In the Jewish midrash discussed in the article, the rabbis conclude that if God is one’s surety there is credit— credo, “I believe.” This is the consequence of personal charity. If instead the devil is your surety (and he is no doubt the promoter of conflict, strife, invidiousness, and class warfare), there will be no credit. This is where we stand today.
In response to Anderson’s insistence that belief in the financial institutions be restored, we must demand that this trust be reasonable. People should not ignore the reality of widespread immorality in the world of finance, or its source in weakened religious belief. As Washington put it in his Farewell Address: “Can it be that providence has not connected the permanent felicity of a nation with its virtue?” It has indeed. There is no shortcut around the life of grace. Our eternal welfare and temporal welfare stand together. Let us pray to God that we recover the faith that alone can be the source of our fortunes in this life and in the next.
Luis F. Caso
One would not guess from reading “Faith & Finance” that the Christian concept of Redemption had anything to do with the Crucifixion and Resurrection of Christ. The author thus succeeds in avoiding the “scandal of particularity” but leaves one wondering how he would relate his thesis to such Bible passages as Mark 10:45, Romans 3:21–26, Ephesians 1:7, 1 Peter 1:18–19, Revelation 5:9, and so on.
Gary A. Anderson replies:
Luis Caso provides a good summary of several important points in my article. In particular, I had stressed how belief in God and belief in the credit markets have considerable overlap in Jewish and Christian thought. Nowhere is this more evident than in the idea of establishing a “treasury in heaven,” a concept quite dear to Jewish and Christian writers of the Second Temple period. I quite agree with Caso that a big problem currently has been the eroding of faith on the part of creditors due to poor business practices. The restoration of trust will not come about with a snap of the fingers or congressional mandate but only when an appropriate level of confidence (“faith”) returns to the markets.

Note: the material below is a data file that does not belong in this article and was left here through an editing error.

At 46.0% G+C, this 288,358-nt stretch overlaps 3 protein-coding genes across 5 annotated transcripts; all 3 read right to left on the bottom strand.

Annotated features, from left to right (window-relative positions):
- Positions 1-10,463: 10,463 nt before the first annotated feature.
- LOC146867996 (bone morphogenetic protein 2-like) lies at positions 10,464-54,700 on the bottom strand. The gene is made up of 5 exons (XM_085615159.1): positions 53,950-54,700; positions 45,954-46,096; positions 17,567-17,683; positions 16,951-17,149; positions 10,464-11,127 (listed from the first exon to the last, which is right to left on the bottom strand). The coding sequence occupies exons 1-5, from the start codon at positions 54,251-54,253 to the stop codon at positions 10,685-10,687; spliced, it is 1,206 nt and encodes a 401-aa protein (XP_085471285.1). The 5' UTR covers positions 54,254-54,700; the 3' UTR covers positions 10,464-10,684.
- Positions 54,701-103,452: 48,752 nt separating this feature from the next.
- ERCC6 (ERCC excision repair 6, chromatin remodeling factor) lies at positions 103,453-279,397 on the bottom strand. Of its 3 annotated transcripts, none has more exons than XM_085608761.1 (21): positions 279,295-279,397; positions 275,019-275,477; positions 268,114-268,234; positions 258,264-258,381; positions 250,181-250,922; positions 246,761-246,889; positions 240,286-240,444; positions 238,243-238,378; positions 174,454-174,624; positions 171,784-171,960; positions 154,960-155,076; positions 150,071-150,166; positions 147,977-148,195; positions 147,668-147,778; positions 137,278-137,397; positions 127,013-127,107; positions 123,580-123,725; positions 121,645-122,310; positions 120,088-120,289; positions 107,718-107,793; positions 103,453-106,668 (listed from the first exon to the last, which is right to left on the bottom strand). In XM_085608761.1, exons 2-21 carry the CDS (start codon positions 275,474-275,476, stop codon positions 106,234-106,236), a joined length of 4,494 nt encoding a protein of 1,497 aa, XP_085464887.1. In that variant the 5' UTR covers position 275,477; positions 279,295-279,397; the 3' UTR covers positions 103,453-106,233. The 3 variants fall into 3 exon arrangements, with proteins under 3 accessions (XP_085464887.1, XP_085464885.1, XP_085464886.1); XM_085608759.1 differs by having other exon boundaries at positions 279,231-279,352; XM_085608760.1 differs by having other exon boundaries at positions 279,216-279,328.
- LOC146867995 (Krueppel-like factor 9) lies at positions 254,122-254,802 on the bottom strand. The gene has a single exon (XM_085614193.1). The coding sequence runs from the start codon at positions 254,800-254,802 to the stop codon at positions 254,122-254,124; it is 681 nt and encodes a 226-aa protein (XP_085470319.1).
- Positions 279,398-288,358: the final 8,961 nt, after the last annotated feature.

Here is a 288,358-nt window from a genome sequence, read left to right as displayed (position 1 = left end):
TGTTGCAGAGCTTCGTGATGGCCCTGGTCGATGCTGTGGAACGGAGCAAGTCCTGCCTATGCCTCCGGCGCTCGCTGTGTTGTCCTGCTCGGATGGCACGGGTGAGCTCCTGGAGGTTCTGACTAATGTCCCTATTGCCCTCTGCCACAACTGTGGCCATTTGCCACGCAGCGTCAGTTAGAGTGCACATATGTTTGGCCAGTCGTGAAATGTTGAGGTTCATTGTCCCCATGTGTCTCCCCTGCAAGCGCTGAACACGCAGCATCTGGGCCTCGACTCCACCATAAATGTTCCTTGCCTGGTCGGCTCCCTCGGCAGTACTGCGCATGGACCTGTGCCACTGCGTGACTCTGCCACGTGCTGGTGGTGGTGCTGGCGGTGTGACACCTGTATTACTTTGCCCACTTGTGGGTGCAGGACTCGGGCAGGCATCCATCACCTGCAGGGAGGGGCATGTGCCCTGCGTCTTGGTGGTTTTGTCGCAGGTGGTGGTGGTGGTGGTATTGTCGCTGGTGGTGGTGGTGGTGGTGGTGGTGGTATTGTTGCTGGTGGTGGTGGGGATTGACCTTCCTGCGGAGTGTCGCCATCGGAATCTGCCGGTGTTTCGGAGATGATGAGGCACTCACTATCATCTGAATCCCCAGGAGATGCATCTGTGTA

As for Masson’s worry, my article dealt with the issue of heavenly treasuries, not the sum total of the Christian concept of redemption. If he wants to see how I work the Cross and Resurrection into this particular framework of debt and credit, I would refer him to my recent book Sin: A History.
Blessed are the married with children for they will stabilize housing prices. David P. Goldman’s theory of economics and fecundity (“Demographics & Depression,” May 2009) is fascinating, but he attributes much more importance to fecundity and the prevalence of two-parent families than the facts warrant. He writes, “Perhaps the world is poorer now because the present generation did not bother to rear a new generation. . . . We are grayer, and less fecund, and as a result we are poorer, and will get poorer still—no matter what economic policies we put in place.” Poorer than when exactly? The U.S. poverty rate is far lower now than it was in the 1950s and early 1960s, and the GDP per capita is far higher. By any standard, the world is much richer than it has ever been in the past. Increasing the population never by itself increases GDP per capita; only productivity gains do that.
Goldman also writes, “Too few [children] are seated around America’s common table, and it is their absence that makes us poor.” The U.S. fertility rate in 2006 and 2007 was 2.10, which is precisely at replacement level and the highest since 1971. Largely due to immigration, our population is expected to continue to grow. We also have a lower dependency rate (that is, more workers per dependent) than we had during the baby boom.
The heart of Goldman’s argument is that the U.S. housing market, and in large part the world economy, is driven by one variable—two-parent families with children—and since that variable has not been growing, neither can housing demand. Because the market somehow overlooked this well-known demographic fact, people vastly over-invested in housing. Housing demand, however, depends on many other variables. One is GDP per capita. When Americans have more money, they tend to buy more and bigger houses, and GDP per capita is far higher than it was during the baby boom and has been increasing steadily (until the current recession) and will doubtless do so in the future. Moreover, non-two-parent families also buy houses. According to the Statistical Abstract of the United States, 55.2 percent of all single-person households owned homes in 2007, up from 49 percent in 1990. The figures for other kinds of non-two-parent households are comparable.